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Dissertations: Choosing a topic

Choosing a research topic

Research is an exciting and impactful endeavour, but getting started can be overwhelming. This guide will provide you with valuable insights and practical advice to navigate the process successfully. We will explore the key considerations in selecting a research topic that aligns with your interests and goals, and then delve into the art of formulating effective research questions. By the end of this guide, you'll be equipped with the knowledge and tools to embark on a research journey that is both meaningful and rewarding. Let's dive in and unlock the secrets to selecting the perfect research topic and crafting insightful research questions!

Selection: Selecting a topic can be the most difficult part of doing research. Defining and refining your topic is an ongoing process. Be prepared to change the focus of your topic as you gather more information.

Interest: Select a subject you can get interested in. Since you will be spending a considerable amount of time researching your topic, you will want it to be something that holds your interest and that of the reader.

Focus: Make sure that your topic isn't too narrow or too broad. If the topic is too broad, you will be overwhelmed with information. If the topic is too narrow, you may not be able to find enough information on your research.


Next Steps

Here are some ways to find inspiration:

  • Think about your own interests: which topic have you found interesting during your lectures, and is there an element that could be developed into a research project?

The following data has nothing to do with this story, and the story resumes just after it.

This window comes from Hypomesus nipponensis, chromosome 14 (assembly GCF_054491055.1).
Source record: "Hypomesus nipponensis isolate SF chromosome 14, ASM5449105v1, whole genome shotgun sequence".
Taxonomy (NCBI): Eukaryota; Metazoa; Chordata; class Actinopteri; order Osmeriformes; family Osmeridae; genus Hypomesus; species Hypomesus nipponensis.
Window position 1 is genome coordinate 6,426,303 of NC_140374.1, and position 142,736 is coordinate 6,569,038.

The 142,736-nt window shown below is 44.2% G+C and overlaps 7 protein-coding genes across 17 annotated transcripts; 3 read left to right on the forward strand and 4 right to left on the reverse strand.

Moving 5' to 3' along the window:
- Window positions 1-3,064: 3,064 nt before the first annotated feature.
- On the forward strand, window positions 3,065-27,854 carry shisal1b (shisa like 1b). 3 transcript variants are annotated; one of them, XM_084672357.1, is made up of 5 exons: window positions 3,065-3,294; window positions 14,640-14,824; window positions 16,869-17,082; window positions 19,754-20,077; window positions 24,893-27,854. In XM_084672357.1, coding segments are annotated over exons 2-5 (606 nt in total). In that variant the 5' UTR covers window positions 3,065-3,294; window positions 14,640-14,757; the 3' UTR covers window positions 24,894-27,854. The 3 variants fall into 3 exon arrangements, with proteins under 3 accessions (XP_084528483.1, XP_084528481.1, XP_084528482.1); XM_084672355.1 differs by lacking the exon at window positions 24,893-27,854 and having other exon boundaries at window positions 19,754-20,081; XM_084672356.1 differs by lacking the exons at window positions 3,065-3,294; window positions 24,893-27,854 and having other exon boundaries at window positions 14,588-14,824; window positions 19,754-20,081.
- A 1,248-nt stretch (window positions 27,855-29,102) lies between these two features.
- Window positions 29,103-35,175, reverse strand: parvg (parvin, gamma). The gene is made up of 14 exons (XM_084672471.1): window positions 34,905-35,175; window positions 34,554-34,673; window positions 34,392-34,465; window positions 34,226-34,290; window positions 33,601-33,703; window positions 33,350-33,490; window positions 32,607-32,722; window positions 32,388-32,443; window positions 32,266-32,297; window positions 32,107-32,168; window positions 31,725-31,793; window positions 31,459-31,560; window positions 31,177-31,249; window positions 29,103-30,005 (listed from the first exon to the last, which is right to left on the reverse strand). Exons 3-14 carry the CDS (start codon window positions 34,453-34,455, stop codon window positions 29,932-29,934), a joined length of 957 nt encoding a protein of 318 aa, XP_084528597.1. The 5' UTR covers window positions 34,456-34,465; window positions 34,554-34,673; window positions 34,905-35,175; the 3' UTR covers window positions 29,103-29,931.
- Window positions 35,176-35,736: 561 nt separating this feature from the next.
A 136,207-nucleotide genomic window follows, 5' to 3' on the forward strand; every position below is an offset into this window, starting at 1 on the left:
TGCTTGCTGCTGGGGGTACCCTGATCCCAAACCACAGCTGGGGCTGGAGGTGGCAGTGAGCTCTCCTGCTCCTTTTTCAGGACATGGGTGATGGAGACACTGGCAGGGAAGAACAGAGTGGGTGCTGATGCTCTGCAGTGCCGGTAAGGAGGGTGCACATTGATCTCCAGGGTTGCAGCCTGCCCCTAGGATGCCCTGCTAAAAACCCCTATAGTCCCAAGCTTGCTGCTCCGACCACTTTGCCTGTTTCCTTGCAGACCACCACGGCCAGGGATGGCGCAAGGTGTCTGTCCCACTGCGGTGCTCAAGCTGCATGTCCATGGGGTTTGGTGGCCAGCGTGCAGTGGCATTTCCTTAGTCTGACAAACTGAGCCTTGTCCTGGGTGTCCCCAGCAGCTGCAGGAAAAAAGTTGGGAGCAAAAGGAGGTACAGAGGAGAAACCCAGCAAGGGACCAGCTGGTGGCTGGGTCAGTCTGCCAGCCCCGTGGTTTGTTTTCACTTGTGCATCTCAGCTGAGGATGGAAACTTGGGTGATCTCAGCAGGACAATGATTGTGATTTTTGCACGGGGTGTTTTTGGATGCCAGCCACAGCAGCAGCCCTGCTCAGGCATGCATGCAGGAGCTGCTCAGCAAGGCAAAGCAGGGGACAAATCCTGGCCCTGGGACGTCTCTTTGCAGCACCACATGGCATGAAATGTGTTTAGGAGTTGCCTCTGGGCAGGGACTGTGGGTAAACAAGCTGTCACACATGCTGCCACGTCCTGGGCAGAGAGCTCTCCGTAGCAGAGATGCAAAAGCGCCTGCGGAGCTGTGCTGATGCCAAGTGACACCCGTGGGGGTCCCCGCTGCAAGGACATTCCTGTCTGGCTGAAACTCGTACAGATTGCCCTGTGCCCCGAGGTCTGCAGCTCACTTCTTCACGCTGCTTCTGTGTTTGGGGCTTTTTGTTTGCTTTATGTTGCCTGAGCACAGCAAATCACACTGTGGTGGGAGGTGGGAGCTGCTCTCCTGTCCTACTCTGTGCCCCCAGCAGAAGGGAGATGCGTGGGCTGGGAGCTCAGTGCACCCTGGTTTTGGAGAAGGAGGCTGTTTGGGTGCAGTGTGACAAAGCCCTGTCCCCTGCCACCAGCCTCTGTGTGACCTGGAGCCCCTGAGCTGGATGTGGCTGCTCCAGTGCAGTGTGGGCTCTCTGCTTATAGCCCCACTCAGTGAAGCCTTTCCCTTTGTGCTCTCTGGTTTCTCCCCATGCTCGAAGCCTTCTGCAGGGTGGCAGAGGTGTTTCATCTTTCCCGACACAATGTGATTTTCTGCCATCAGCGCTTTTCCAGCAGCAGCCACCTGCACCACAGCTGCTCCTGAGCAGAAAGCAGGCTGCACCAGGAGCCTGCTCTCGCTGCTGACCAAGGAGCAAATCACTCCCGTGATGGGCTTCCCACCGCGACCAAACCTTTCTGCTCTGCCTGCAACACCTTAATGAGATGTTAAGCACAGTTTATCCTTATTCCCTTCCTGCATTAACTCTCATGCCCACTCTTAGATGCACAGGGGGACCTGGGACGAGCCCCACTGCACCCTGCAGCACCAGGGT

• Consider previous literature: Look at key journals in your field and skim through the titles of research papers published within the last few years. Read the abstracts of the papers that captivate your attention to identify possible topics and pay special attention to any suggestions for further research.
  • Look through the dissertations of previous students in your department: the topics may give you inspiration, and they may have useful suggestions for further research.
  • Talk to experts and peers: Seek advice from your classmates, lecturers or professionals in your field. Don’t wait until you have a fully formed research question before discussing your ideas with others, as their comments and questions may help you to refine your focus.
  • Brainstorm and explore multiple options: Generate a list of potential research topics and explore each one. Consider the feasibility, resources required, and potential impact of each topic. Narrow down your list to a few strong contenders.

To narrow down your research topic, you can follow these steps:

  1. Start with a broad topic: Begin by selecting a general area of interest that you would like to explore. This could be a broad subject within your field or a topic that you find intriguing.
  2. Conduct preliminary research: Conduct initial research to familiarize yourself with the existing literature and gain a better understanding of the broader topic. This will help you identify key concepts, theories, and gaps in knowledge.
  3. Identify specific research questions: Based on your preliminary research, brainstorm and develop specific research questions that you want to address within your chosen topic. These questions should be clear, focused, and aligned with your research goals.
  4. Evaluate feasibility and scope: Assess the feasibility and scope of each research question. Consider factors such as the availability of data, resources, time constraints, and the practicality of conducting research on each question.
  5. Prioritize relevance and significance: Evaluate the relevance and significance of each research question. Consider how each question contributes to the existing body of knowledge, addresses gaps in literature, and aligns with the research priorities in your field.